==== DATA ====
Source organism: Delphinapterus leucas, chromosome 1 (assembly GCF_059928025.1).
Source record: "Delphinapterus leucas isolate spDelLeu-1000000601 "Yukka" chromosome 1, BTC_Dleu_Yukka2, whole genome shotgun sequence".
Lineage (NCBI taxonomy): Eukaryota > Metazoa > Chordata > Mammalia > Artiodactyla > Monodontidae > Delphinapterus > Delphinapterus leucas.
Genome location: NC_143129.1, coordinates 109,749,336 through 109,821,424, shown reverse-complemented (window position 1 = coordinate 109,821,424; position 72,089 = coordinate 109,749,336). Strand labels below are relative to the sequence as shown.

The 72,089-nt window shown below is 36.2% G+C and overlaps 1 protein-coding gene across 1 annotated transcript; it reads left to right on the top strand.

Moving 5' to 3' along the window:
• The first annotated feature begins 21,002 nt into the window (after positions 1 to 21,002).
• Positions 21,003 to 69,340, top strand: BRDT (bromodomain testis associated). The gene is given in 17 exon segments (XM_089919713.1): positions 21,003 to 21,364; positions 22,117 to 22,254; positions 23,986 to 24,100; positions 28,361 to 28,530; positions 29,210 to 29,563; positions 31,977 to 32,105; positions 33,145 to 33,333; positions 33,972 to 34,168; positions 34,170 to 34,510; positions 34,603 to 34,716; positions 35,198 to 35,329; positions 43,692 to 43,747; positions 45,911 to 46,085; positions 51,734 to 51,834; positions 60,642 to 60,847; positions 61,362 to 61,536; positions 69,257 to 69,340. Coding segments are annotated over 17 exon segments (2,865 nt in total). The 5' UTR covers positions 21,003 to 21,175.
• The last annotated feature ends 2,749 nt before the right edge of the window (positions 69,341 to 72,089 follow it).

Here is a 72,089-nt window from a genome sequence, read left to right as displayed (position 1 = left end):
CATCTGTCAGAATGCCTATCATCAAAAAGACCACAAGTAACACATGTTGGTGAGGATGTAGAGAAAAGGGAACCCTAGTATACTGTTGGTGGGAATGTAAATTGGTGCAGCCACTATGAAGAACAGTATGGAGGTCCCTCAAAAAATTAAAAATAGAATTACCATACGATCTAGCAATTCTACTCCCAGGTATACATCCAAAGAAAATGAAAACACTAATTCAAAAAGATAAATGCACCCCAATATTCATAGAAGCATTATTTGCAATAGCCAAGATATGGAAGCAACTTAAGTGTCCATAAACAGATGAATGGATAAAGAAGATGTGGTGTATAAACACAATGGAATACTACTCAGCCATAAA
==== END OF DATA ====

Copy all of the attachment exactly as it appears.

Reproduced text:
Source organism: Delphinapterus leucas, chromosome 1 (assembly GCF_059928025.1).
Source record: "Delphinapterus leucas isolate spDelLeu-1000000601 "Yukka" chromosome 1, BTC_Dleu_Yukka2, whole genome shotgun sequence".
Lineage (NCBI taxonomy): Eukaryota > Metazoa > Chordata > Mammalia > Artiodactyla > Monodontidae > Delphinapterus > Delphinapterus leucas.
Genome location: NC_143129.1, coordinates 109,749,336 through 109,821,424, shown reverse-complemented (window position 1 = coordinate 109,821,424; position 72,089 = coordinate 109,749,336). Strand labels below are relative to the sequence as shown.

The 72,089-nt window shown below is 36.2% G+C and overlaps 1 protein-coding gene across 1 annotated transcript; it reads left to right on the top strand.

Moving 5' to 3' along the window:
• The first annotated feature begins 21,002 nt into the window (after positions 1 to 21,002).
• Positions 21,003 to 69,340, top strand: BRDT (bromodomain testis associated). The gene is given in 17 exon segments (XM_089919713.1): positions 21,003 to 21,364; positions 22,117 to 22,254; positions 23,986 to 24,100; positions 28,361 to 28,530; positions 29,210 to 29,563; positions 31,977 to 32,105; positions 33,145 to 33,333; positions 33,972 to 34,168; positions 34,170 to 34,510; positions 34,603 to 34,716; positions 35,198 to 35,329; positions 43,692 to 43,747; positions 45,911 to 46,085; positions 51,734 to 51,834; positions 60,642 to 60,847; positions 61,362 to 61,536; positions 69,257 to 69,340. Coding segments are annotated over 17 exon segments (2,865 nt in total). The 5' UTR covers positions 21,003 to 21,175.
• The last annotated feature ends 2,749 nt before the right edge of the window (positions 69,341 to 72,089 follow it).

Here is a 72,089-nt window from a genome sequence, read left to right as displayed (position 1 = left end):
CATCTGTCAGAATGCCTATCATCAAAAAGACCACAAGTAACACATGTTGGTGAGGATGTAGAGAAAAGGGAACCCTAGTATACTGTTGGTGGGAATGTAAATTGGTGCAGCCACTATGAAGAACAGTATGGAGGTCCCTCAAAAAATTAAAAATAGAATTACCATACGATCTAGCAATTCTACTCCCAGGTATACATCCAAAGAAAATGAAAACACTAATTCAAAAAGATAAATGCACCCCAATATTCATAGAAGCATTATTTGCAATAGCCAAGATATGGAAGCAACTTAAGTGTCCATAAACAGATGAATGGATAAAGAAGATGTGGTGTATAAACACAATGGAATACTACTCAGCCATAAA